Finally, they've spent _tons_ of $ on branding, etc... they wouldn't do that just to pull out of the consumer space.

    As for AMD... if they can build enough Athlons, at the right speeds (having too many slow chips is bad... look at Cyrix and K6-2 350 prices :) and get chipsets and boards as good as the 440BX products from Intel et. al... they have a darned good chance of evening out the market. And that would be a Good Thing.

  • Well...

    Let's say that an average PC consumes 200W (.2kW) of power. (This is probably a little on the high side.)

    There are 720h (30*24h) in a (typical) month.

    Where I live, electricity costs $0.07 per kW-h.

    So...

    0.2 kW * 720h * $0.07/kw-h = $10.08

    A few notes...

    I turn my monitor off when I'm not using it, so that would decrease the average power consumption of the PC quite a bit.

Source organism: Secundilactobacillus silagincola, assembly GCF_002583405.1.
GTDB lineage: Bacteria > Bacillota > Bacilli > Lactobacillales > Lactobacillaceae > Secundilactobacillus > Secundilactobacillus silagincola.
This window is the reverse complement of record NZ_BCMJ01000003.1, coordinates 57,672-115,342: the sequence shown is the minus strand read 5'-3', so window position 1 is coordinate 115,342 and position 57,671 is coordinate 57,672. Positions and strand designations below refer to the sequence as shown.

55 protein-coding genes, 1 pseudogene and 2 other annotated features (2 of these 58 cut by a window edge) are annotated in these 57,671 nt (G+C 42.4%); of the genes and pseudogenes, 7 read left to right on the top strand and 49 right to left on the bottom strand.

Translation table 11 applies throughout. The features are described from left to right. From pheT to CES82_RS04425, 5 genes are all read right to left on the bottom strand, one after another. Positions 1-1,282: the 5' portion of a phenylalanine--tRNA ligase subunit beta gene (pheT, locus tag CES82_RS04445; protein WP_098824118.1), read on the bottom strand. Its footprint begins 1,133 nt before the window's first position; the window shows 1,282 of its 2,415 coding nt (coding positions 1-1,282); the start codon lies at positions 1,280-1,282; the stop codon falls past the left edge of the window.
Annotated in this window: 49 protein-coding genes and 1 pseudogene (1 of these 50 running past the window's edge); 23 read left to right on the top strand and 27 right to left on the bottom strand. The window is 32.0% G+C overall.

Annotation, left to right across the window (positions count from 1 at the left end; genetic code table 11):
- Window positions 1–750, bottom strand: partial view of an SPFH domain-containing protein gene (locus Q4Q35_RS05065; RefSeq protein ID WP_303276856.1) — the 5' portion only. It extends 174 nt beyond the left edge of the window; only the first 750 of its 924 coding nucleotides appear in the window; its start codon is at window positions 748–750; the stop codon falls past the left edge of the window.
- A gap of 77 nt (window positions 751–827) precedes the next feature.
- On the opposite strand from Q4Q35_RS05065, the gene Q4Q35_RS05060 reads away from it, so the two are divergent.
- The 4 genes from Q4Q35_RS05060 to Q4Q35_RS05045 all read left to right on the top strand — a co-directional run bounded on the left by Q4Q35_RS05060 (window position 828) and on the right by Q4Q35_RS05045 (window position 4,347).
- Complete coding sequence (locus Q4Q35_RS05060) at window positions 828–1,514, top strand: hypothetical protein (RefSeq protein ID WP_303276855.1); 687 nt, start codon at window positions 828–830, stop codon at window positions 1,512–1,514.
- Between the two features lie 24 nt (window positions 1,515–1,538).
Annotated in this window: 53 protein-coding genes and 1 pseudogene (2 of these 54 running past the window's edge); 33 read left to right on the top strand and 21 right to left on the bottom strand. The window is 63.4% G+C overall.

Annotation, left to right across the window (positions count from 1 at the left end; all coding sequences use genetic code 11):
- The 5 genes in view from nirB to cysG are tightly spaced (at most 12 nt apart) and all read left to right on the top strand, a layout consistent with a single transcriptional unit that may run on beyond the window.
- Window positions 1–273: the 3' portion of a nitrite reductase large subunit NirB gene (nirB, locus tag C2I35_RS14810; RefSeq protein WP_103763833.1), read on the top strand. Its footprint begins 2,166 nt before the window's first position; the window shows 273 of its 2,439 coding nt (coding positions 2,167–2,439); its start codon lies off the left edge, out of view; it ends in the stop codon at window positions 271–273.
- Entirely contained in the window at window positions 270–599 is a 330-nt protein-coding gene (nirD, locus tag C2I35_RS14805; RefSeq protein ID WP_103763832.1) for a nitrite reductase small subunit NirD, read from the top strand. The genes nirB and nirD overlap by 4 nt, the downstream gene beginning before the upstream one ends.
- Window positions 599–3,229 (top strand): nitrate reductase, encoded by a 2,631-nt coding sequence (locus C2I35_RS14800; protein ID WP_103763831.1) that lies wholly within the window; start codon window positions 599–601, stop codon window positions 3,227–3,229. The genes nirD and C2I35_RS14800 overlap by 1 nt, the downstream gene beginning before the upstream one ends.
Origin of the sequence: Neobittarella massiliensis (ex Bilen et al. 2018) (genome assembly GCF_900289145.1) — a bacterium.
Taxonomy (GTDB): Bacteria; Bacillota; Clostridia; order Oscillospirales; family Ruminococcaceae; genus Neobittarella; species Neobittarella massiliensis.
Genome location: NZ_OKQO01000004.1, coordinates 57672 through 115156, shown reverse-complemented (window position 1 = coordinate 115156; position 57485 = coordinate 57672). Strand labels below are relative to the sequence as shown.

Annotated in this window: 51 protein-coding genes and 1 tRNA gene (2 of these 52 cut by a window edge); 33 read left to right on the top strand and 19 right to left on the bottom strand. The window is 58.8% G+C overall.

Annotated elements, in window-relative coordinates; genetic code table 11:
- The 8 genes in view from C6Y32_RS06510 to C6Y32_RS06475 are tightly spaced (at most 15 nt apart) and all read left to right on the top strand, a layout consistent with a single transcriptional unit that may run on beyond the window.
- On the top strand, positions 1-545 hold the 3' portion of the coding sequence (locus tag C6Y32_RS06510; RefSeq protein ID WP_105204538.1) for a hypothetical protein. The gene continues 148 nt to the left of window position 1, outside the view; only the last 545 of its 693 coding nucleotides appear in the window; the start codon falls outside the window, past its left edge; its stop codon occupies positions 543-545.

On the other hand, $0.07/kW-h is on the low side. In many places, it is higher.
  • Does a 200W power supply really consume 200W? I thought that that just meant that it was capable of providing upto 200W of power, but usually consumed less, based on demand by the motherboard, drives, and such. If so, then using APM features to reduce power consumption on desktops makes a lot of sense.

    You are, of course, correct.

    However, the monitor isn't powered through the power supply, and can use around 80W by itself -- and that's for a 14' monitor; larger monitors will consume more power. Yes, APM will reduce the amount of power used, probably significantly. So will the 'manual APM' that I use, ie, shutting off the monitor by hand when I leave the machine.